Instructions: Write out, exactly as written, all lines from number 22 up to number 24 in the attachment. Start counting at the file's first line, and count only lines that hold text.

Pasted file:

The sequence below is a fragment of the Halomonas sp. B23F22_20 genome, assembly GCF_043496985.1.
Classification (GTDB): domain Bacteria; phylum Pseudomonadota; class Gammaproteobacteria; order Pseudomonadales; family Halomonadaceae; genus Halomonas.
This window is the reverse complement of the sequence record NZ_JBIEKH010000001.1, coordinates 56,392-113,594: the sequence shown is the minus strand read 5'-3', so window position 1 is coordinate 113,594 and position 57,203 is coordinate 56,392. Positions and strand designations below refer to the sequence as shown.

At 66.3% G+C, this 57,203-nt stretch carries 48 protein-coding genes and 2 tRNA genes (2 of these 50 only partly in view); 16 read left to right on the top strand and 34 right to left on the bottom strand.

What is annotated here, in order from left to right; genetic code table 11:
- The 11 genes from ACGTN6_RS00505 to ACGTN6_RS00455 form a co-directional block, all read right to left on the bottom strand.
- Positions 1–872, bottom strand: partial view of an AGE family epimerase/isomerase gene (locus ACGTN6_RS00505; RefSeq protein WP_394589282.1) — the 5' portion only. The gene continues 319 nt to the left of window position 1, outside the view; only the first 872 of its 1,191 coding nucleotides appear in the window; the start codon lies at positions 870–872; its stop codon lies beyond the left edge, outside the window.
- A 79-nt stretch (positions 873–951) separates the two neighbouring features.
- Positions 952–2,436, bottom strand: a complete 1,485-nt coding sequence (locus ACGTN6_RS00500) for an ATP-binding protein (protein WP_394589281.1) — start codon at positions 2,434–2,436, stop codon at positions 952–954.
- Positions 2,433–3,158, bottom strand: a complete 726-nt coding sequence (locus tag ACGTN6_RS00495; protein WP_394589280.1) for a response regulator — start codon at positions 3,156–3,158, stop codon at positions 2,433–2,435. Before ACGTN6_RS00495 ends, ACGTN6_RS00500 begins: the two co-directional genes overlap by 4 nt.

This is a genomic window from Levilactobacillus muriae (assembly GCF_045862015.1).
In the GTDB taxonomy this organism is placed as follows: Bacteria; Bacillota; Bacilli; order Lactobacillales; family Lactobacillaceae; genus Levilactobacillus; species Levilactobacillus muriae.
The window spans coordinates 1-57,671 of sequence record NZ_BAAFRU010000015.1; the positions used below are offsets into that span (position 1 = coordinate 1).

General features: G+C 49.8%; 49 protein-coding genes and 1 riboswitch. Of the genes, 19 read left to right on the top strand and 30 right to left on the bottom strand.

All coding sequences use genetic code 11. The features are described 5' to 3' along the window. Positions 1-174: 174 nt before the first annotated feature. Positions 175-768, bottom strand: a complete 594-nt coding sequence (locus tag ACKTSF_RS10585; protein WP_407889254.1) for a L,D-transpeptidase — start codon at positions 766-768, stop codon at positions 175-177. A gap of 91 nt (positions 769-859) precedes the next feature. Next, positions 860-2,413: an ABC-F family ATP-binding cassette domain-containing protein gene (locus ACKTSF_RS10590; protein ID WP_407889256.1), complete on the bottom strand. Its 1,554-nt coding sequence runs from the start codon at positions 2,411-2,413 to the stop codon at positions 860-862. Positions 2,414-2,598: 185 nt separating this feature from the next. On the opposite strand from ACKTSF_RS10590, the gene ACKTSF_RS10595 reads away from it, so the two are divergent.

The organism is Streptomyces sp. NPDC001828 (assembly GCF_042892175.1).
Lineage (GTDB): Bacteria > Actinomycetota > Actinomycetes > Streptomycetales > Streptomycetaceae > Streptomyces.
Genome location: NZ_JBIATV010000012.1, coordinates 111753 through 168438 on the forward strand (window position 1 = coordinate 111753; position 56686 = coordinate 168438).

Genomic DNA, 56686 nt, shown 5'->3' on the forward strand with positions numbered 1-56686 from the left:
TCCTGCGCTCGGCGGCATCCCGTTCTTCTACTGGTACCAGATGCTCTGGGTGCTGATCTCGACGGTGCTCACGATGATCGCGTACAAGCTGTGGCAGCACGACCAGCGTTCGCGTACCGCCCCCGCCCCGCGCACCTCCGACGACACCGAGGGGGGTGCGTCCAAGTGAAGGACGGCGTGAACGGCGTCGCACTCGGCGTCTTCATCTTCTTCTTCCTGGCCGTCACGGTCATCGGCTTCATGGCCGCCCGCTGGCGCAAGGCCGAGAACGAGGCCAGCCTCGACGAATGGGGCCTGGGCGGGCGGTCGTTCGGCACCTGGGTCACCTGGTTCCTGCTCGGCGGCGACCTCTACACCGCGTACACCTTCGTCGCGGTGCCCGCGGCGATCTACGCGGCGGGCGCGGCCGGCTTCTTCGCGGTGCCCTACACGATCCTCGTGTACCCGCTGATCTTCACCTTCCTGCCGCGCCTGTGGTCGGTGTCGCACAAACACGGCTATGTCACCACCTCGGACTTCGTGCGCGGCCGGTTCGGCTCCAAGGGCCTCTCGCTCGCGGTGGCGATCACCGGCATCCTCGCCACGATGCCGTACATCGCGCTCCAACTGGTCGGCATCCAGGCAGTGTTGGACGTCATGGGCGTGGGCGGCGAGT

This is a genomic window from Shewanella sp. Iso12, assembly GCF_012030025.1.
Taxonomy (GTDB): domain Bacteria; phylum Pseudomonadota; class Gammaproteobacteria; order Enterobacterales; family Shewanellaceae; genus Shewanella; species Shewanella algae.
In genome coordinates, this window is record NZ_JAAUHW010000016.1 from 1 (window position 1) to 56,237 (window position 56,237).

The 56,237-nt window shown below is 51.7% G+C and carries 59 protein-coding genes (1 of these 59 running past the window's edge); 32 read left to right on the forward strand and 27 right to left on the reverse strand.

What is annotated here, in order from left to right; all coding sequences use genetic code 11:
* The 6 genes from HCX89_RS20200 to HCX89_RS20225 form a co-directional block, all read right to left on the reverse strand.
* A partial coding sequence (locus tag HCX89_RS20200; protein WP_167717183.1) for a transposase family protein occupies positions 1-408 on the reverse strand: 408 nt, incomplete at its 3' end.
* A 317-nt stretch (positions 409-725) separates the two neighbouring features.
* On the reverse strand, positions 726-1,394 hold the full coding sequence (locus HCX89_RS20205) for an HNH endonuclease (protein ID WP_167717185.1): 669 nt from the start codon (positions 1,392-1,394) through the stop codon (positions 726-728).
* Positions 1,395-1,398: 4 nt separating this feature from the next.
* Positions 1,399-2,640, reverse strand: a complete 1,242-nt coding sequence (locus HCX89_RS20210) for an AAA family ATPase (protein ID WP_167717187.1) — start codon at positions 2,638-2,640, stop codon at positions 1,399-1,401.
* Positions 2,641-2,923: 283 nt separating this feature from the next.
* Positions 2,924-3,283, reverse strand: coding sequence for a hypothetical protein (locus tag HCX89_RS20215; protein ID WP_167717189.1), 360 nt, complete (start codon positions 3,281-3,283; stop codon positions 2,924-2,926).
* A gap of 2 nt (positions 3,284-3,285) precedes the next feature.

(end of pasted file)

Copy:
Taxonomy (GTDB): domain Bacteria; phylum Pseudomonadota; class Gammaproteobacteria; order Enterobacterales; family Shewanellaceae; genus Shewanella; species Shewanella algae.
In genome coordinates, this window is record NZ_JAAUHW010000016.1 from 1 (window position 1) to 56,237 (window position 56,237).

The 56,237-nt window shown below is 51.7% G+C and carries 59 protein-coding genes (1 of these 59 running past the window's edge); 32 read left to right on the forward strand and 27 right to left on the reverse strand.